In Wyoming, the rate of seriously delinquent mortgages and REO (real estate owned, or foreclosed properties owned by banks and lenders) properties edged down 0.2 percentage points from a year earlier, to 1.7 percent, but Wyoming now has the highest rate among the states in the region. Every state in the region continued to have a rate well below the 3.2 percent national average. Expect slowing demand and weaker prices in Wyoming. Weakness in the energy sector in a state with a small number of housing units will dampen sales and sale prices.
I would say as in any economic downturn, there is definitely more inventory out there; however, I think that the housing market is still doing well. We are seeing offers over asking price, not often, but I feel that is an indication of a healthy market.
What do first-time homebuyers in your state need to know about buying a home? Are there resources available to help with financial assistance?
The most important thing for aspiring homeowners to do is to talk with a lender about their options and get preapproved, which helps them understand what they qualify for. Different loan programs have different requirements, such as income limits. It’s also important to know your credit profile.
First-time homebuyers may have options for loans with low down payments and other features to help qualified buyers achieve sustainable homeownership. For homes in rural areas, which Wyoming has a lot of, USDA Rural Development home loans may offer 100 percent financing (no down payment). We also do a lot of conventional low down payment loans (for example, Wells Fargo’s program called yourFirst Mortgage offers down payments as low as 3 percent for fixed-rate loans), VA loans for veterans, and FHA (Federal Housing Administration) loans.
The key to homeownership is to start the conversation with a lender – don’t rule yourself out before learning what options you may have, because all individual circumstances are different. Professionals like our Home Mortgage Consultants at Wells Fargo are here to help you every step of the way.
WCDA does require all of our first-time homebuyers to take the first-time homebuyer education class offered through the Wyoming Housing Network. It is imperative our buyers understand the biggest financial decision and obligation of their life. The education also offers them information on what to do after the loan closes, if they run into tough financial times. The education teaches them everything from budgeting to have inspections done.
Before a homebuyer purchases their first home they should learn all they can about homebuying and the financing process. A homebuyer should be asking questions like “Is this the right time to buy a house?”, “How much do I want to spend?”, and “How much can I afford?” A HUD-approved housing counseling agency can help the homebuyer through the process by either providing one-on-one counseling or through a homebuyer education class. A housing counselor can assess credit habits and provide useful strategies to improve the odds of achieving homeownership. To help prospective homebuyers find a counseling agency near them, they can call the HUD Automated Counselor Locator at 1-800-569-4287 or go to www.hud.gov/fha.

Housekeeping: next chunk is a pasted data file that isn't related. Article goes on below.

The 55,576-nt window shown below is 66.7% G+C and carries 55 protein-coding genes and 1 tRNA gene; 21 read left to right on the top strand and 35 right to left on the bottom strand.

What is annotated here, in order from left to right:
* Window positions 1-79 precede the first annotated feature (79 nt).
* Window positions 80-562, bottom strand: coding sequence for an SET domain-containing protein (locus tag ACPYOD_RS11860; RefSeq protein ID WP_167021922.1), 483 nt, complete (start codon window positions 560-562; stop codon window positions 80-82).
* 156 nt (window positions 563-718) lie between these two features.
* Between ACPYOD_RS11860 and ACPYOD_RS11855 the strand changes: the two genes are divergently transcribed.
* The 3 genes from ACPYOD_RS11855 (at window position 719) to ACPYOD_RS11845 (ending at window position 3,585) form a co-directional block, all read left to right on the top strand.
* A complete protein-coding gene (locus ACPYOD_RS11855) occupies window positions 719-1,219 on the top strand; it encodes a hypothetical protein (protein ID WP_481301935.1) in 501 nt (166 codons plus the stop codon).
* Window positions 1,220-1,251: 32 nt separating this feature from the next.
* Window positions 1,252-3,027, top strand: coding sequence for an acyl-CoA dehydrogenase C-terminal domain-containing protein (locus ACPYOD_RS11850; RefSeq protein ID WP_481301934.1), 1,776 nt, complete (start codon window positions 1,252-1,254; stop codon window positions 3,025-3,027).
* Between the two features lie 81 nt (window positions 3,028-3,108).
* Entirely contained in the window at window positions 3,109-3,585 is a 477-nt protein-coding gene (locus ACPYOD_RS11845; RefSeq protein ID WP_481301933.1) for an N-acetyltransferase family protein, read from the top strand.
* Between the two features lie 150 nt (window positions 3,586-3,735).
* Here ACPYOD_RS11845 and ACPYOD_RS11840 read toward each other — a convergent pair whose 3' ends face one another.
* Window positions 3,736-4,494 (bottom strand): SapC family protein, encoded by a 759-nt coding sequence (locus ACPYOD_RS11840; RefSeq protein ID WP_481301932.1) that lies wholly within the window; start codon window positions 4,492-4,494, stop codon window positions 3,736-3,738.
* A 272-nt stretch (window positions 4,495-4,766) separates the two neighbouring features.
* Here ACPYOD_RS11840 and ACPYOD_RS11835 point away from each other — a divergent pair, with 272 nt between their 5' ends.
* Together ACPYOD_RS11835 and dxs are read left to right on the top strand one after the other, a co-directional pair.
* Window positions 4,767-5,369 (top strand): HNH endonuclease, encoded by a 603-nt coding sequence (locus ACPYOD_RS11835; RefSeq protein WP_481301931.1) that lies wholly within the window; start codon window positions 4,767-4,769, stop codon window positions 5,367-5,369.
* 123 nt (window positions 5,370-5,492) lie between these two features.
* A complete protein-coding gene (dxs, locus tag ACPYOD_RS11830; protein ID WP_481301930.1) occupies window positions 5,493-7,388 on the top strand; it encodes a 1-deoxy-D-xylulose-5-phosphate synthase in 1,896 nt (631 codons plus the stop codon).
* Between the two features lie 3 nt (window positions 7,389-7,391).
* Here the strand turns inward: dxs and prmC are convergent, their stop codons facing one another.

Don’t Forget Wyoming Closing Costs
Closing costs vary by state and sometimes county due to different policies and regulated rates. For example, title insurance in Wyoming for a $160,000 loan policy would run $370 while in Montana, its neighbor to the north, the same policy would cost $256. Title insurance is just one of several third-party service fees. Others include closing fee, credit report, appraisal, survey and recording fees.
Average total closing costs in Wyoming of $1689 are about 8.5 percent less than the national average ($1847) and almost 12 percent less than its neighboring state of Montana ($1917), according to a 2015 Bankrate survey. (Bankrate’s survey reflects minimal third party costs such as credit report and appraisal fees.)
Lender origination fees were 16 percent lower than the national average while third-party fees were almost less than one percent higher. Click here to get a full explanation of closing costs and what you should expect.
Average Closing Costs in Wyoming
Source: Bankrate’s 2015 survey of closing costs.
Mortgage Refinancing in Wyoming
Nationwide interest rates are currently low, making refinancing a great idea if your mortgage is at a higher rate from years ago. Some people can go from a 30-year mortgage to a 15-year with about the same payment if their rate was a couple points higher than current levels.
Whether or not you have lost equity in your home since the housing crisis is another story, though. Low home equity can make refinancing trickier, but it may still be worthwhile to look because there are options available for those with little to no equity in their homes. Refinancing data from the Federal Housing Finance Agency shows refinancing in Wyoming rose 26 percent from 2014 through the fourth quarter of 2015. Out of the 8,550 refis last year. only 162 or less than 2 percent of homeowners used the HARP (Home Affordable Refinance Program). HARP was established in 2009 to assist homeowners who are unable to refinance due to decreased home values.
For a comprehensive overview of refinancing and to see if it’s the right move for you to make, check out see our tools, tips and resources here.
Mortgage Resources in Wyoming
The U.S. Department of Housing and Urban Development offers educational information, housing counselors, real estate search, foreclosure avoidance help, homeownership assistance and more.
Habitat for Humanity builds homes with families who can make a down payment, help with sweat equity building their home and make a monthly mortgage payment.
The U.S. Department of Agriculture’s Rural Development Agency offers loans, grants and loan guarantees to those who qualify for their assistance in home buying.
The Wyoming Community Development Authority offers low-interest single family mortgages, homebuyer education and counseling, down payment assistance and other local resources through partnerships with developers and non-profit community organizations.
The Home Buyer Assistance Program offers moderate- to low-income families become homeowners by providing educational classes and grants for financial assistance.
The State of Wyoming offers an inside look at detailed information about relocation and living in Wyoming, such as labor market, climate, residency questions and other related information.